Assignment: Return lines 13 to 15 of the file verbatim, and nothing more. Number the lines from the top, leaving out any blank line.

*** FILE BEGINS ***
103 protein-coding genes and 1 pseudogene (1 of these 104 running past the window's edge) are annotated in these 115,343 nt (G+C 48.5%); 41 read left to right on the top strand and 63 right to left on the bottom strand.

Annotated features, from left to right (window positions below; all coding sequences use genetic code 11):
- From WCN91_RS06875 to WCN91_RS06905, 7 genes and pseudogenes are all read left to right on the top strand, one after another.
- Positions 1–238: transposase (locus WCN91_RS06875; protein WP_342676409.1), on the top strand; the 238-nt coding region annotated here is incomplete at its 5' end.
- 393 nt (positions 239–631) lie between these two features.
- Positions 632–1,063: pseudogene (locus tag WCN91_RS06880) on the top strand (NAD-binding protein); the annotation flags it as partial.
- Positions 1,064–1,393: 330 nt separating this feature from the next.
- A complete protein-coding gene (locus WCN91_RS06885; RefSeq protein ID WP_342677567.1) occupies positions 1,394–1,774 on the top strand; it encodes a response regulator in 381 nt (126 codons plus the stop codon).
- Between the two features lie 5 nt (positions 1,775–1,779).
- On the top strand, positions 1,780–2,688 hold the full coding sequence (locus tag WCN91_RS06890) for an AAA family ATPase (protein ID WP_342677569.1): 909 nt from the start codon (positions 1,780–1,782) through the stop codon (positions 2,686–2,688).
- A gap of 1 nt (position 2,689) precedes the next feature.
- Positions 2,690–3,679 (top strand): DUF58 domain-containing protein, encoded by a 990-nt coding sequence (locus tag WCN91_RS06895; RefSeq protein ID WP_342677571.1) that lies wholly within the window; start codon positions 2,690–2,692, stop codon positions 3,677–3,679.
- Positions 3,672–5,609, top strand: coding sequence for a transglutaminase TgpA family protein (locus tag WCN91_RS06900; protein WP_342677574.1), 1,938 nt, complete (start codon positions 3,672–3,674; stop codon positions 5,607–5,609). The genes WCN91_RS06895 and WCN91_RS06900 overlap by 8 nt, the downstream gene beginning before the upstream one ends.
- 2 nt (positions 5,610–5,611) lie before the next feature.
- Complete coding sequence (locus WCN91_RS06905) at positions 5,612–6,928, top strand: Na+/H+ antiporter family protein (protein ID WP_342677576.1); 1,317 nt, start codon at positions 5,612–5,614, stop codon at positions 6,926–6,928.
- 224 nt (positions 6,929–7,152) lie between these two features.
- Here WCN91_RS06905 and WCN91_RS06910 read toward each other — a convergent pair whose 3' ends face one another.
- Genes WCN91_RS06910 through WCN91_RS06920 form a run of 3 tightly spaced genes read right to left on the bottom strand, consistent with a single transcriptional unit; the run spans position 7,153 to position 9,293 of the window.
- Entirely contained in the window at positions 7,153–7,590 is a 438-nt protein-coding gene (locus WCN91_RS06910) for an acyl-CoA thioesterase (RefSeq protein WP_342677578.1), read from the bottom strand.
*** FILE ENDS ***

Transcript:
- Positions 3,672–5,609, top strand: coding sequence for a transglutaminase TgpA family protein (locus tag WCN91_RS06900; protein WP_342677574.1), 1,938 nt, complete (start codon positions 3,672–3,674; stop codon positions 5,607–5,609). The genes WCN91_RS06895 and WCN91_RS06900 overlap by 8 nt, the downstream gene beginning before the upstream one ends.
- 2 nt (positions 5,610–5,611) lie before the next feature.
- Complete coding sequence (locus WCN91_RS06905) at positions 5,612–6,928, top strand: Na+/H+ antiporter family protein (protein ID WP_342677576.1); 1,317 nt, start codon at positions 5,612–5,614, stop codon at positions 6,926–6,928.